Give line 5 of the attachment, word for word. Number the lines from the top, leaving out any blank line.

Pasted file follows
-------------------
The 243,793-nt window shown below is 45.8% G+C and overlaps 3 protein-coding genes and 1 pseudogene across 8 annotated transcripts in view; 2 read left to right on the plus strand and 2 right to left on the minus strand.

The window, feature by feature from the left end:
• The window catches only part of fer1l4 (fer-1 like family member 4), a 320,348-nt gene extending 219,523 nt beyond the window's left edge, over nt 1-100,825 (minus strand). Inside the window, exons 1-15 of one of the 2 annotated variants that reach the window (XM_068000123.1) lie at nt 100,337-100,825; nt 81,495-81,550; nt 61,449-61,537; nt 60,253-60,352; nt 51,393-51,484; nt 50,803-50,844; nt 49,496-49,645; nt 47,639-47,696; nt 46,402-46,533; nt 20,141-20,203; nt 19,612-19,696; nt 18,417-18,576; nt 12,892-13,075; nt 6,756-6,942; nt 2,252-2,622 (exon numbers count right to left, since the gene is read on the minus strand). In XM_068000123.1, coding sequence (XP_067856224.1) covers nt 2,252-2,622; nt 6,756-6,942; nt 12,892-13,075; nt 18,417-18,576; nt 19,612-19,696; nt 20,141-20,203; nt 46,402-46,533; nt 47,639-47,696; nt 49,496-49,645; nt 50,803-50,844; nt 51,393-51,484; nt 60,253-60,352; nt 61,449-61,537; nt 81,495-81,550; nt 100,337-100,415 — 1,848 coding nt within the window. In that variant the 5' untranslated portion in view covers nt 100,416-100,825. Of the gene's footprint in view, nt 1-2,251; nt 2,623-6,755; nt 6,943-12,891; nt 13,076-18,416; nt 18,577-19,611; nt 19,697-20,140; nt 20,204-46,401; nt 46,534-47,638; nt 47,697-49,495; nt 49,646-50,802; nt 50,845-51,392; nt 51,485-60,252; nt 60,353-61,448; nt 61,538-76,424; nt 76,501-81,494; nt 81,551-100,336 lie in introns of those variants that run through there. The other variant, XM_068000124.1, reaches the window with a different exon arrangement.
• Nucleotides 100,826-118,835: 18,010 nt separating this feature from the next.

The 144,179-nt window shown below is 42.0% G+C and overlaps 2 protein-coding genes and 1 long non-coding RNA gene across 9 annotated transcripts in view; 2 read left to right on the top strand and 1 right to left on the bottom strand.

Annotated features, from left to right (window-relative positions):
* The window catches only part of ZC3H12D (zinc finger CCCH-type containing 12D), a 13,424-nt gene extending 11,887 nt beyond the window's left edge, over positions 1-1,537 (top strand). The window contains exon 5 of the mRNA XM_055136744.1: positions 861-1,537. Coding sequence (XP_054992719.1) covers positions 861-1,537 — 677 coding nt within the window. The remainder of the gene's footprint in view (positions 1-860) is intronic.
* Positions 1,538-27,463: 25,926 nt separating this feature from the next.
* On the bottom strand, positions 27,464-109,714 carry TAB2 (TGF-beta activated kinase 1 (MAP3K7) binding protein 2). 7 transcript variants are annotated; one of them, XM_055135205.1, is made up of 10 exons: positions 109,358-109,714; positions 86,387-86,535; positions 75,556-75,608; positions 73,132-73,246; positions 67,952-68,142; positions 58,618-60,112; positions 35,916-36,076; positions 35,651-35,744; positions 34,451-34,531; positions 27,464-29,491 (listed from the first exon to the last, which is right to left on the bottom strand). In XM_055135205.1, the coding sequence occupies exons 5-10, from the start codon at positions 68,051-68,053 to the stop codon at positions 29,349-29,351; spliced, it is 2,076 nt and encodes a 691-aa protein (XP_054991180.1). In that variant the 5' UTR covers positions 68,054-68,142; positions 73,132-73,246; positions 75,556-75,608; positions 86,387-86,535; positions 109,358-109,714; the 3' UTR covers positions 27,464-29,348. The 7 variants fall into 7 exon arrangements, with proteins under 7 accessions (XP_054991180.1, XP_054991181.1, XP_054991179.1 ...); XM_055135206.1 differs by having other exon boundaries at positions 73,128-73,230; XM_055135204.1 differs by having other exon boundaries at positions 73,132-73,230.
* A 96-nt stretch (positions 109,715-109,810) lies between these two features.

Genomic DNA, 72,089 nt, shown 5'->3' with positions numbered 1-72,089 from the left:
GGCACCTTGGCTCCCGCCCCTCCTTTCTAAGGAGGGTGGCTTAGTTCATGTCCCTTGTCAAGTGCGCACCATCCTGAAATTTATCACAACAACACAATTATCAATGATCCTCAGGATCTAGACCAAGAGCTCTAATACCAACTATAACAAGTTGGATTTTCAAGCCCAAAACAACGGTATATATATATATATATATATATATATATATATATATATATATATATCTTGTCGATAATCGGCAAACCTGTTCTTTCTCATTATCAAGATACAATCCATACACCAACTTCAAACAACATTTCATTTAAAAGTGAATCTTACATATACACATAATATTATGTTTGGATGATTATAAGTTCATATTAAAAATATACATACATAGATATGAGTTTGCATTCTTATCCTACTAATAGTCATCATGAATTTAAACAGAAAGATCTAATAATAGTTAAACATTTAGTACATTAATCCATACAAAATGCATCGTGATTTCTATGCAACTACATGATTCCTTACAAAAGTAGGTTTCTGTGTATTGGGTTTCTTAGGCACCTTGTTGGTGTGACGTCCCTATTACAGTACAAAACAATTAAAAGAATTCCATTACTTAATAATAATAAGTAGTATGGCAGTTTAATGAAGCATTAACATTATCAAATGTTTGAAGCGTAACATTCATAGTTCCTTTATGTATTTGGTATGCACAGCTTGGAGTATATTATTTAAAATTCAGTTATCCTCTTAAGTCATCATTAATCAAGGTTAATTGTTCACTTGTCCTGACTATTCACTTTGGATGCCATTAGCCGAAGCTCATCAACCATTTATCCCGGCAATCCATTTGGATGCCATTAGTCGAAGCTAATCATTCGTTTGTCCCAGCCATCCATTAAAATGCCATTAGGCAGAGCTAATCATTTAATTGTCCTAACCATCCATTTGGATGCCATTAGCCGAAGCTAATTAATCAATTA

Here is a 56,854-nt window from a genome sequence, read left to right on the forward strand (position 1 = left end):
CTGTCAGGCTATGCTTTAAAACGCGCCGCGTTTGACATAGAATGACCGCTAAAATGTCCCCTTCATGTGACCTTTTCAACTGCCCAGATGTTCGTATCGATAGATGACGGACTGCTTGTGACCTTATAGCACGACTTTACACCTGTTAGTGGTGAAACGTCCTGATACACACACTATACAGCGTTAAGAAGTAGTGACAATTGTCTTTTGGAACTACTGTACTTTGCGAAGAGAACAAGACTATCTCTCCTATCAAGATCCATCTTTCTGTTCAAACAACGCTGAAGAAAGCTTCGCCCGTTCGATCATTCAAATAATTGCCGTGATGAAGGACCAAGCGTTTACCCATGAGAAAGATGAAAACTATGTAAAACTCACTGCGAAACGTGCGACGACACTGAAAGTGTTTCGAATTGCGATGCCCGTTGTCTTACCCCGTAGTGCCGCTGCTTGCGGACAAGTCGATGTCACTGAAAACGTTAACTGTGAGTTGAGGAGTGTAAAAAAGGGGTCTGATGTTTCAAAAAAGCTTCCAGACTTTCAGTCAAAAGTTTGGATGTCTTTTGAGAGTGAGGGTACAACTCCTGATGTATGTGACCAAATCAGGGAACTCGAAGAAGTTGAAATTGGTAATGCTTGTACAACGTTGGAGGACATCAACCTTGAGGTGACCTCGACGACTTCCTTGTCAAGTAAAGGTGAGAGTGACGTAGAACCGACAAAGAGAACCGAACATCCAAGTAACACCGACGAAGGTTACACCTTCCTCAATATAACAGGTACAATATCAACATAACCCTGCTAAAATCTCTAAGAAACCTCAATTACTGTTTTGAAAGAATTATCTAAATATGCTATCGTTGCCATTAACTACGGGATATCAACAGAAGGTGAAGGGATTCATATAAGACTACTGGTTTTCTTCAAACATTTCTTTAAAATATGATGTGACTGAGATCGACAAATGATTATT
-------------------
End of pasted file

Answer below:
The 144,179-nt window shown below is 42.0% G+C and overlaps 2 protein-coding genes and 1 long non-coding RNA gene across 9 annotated transcripts in view; 2 read left to right on the top strand and 1 right to left on the bottom strand.